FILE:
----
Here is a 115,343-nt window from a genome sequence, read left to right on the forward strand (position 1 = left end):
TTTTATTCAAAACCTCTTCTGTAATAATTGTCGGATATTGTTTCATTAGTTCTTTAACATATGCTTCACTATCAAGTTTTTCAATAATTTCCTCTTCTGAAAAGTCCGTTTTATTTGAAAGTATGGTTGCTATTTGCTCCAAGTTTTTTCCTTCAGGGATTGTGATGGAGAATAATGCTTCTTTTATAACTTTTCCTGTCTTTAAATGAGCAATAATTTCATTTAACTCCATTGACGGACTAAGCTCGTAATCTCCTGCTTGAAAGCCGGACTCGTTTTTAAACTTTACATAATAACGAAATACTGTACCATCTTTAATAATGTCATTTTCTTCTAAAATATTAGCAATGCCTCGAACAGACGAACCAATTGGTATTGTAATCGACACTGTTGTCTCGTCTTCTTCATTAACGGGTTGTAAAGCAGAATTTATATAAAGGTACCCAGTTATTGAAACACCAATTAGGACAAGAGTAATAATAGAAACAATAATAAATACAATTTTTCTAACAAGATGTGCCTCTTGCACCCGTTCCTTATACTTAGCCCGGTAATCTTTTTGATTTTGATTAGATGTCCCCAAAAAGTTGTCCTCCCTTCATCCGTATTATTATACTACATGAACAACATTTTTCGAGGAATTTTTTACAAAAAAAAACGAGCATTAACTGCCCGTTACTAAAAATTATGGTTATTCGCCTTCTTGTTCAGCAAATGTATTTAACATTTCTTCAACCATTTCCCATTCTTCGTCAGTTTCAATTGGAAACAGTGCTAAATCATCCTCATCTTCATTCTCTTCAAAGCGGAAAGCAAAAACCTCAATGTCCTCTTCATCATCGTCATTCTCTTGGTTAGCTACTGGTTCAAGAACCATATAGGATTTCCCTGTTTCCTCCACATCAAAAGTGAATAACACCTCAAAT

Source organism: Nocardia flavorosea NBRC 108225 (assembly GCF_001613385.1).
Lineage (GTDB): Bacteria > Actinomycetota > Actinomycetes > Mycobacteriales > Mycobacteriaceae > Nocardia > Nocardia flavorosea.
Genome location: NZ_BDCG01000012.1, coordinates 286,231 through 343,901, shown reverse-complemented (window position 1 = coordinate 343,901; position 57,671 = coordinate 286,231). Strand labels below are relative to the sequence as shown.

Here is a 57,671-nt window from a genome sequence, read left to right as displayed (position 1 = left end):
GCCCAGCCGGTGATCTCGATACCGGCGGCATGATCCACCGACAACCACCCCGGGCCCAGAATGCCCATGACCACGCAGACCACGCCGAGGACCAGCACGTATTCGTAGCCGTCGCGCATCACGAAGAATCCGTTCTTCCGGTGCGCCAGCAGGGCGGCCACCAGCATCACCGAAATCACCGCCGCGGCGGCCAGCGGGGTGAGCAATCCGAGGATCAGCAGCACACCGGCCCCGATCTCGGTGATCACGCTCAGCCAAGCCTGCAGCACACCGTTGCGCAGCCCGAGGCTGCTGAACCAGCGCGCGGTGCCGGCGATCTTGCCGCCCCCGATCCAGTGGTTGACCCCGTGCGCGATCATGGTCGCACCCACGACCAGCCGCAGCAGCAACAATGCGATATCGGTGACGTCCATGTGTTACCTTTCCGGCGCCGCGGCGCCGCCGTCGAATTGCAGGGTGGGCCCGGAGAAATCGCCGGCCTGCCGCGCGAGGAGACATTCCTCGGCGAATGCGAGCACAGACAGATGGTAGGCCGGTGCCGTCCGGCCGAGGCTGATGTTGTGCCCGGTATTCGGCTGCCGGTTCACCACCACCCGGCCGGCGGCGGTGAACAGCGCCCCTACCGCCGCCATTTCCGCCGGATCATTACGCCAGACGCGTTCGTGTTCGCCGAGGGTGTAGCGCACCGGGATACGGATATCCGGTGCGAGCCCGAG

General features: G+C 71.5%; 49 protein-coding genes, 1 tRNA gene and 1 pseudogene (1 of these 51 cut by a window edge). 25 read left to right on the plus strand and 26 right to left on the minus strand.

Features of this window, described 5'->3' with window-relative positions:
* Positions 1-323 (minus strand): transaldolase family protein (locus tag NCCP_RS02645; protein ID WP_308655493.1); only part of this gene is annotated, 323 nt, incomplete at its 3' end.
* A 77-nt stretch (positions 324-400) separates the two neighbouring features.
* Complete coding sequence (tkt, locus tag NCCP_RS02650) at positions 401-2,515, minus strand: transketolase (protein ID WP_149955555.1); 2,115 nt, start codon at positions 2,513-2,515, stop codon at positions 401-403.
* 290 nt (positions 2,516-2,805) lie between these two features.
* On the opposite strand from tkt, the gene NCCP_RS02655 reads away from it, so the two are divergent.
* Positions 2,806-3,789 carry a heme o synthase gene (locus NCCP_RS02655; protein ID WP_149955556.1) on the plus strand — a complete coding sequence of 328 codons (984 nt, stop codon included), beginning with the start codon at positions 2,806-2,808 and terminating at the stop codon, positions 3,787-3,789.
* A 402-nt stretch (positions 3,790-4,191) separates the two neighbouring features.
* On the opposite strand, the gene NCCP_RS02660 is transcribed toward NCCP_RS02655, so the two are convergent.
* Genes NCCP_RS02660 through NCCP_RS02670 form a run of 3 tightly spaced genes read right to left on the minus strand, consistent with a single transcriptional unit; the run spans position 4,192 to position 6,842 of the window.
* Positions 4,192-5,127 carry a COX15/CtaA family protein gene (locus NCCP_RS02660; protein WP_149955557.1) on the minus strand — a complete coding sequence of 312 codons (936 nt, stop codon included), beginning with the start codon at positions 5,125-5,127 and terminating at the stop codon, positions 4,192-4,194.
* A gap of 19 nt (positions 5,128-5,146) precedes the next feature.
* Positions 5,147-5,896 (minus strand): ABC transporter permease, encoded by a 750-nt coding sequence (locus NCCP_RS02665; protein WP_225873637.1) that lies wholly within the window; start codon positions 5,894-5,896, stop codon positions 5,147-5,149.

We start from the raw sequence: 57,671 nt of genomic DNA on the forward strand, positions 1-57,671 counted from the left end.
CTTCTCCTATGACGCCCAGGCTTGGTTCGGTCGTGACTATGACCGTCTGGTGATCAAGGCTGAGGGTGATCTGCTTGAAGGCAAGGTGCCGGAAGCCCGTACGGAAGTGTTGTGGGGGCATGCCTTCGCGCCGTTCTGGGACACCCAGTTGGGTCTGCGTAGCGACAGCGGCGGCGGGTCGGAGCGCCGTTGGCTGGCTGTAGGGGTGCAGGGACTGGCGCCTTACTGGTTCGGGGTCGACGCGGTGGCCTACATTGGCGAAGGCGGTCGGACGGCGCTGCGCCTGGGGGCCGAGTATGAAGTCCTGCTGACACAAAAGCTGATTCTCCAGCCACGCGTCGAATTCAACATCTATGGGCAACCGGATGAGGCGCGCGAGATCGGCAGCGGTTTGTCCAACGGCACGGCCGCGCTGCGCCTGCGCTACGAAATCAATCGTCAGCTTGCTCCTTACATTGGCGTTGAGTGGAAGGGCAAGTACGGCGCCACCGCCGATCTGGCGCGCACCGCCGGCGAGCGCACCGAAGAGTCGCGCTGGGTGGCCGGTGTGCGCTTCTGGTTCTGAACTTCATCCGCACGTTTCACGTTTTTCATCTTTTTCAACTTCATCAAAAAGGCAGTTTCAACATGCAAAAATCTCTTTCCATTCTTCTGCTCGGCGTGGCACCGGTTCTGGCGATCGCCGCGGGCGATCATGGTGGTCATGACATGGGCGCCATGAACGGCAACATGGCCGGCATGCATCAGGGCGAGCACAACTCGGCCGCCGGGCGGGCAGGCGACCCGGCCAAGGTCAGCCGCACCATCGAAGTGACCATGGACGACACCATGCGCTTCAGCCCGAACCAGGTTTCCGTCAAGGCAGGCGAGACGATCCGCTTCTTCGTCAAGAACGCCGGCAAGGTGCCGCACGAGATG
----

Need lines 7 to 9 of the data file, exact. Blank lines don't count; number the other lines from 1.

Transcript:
GCCCAGCCGGTGATCTCGATACCGGCGGCATGATCCACCGACAACCACCCCGGGCCCAGAATGCCCATGACCACGCAGACCACGCCGAGGACCAGCACGTATTCGTAGCCGTCGCGCATCACGAAGAATCCGTTCTTCCGGTGCGCCAGCAGGGCGGCCACCAGCATCACCGAAATCACCGCCGCGGCGGCCAGCGGGGTGAGCAATCCGAGGATCAGCAGCACACCGGCCCCGATCTCGGTGATCACGCTCAGCCAAGCCTGCAGCACACCGTTGCGCAGCCCGAGGCTGCTGAACCAGCGCGCGGTGCCGGCGATCTTGCCGCCCCCGATCCAGTGGTTGACCCCGTGCGCGATCATGGTCGCACCCACGACCAGCCGCAGCAGCAACAATGCGATATCGGTGACGTCCATGTGTTACCTTTCCGGCGCCGCGGCGCCGCCGTCGAATTGCAGGGTGGGCCCGGAGAAATCGCCGGCCTGCCGCGCGAGGAGACATTCCTCGGCGAATGCGAGCACAGACAGATGGTAGGCCGGTGCCGTCCGGCCGAGGCTGATGTTGTGCCCGGTATTCGGCTGCCGGTTCACCACCACCCGGCCGGCGGCGGTGAACAGCGCCCCTACCGCCGCCATTTCCGCCGGATCATTACGCCAGACGCGTTCGTGTTCGCCGAGGGTGTAGCGCACCGGGATACGGATATCCGGTGCGAGCCCGAG

General features: G+C 71.5%; 49 protein-coding genes, 1 tRNA gene and 1 pseudogene (1 of these 51 cut by a window edge). 25 read left to right on the plus strand and 26 right to left on the minus strand.

Features of this window, described 5'->3' with window-relative positions: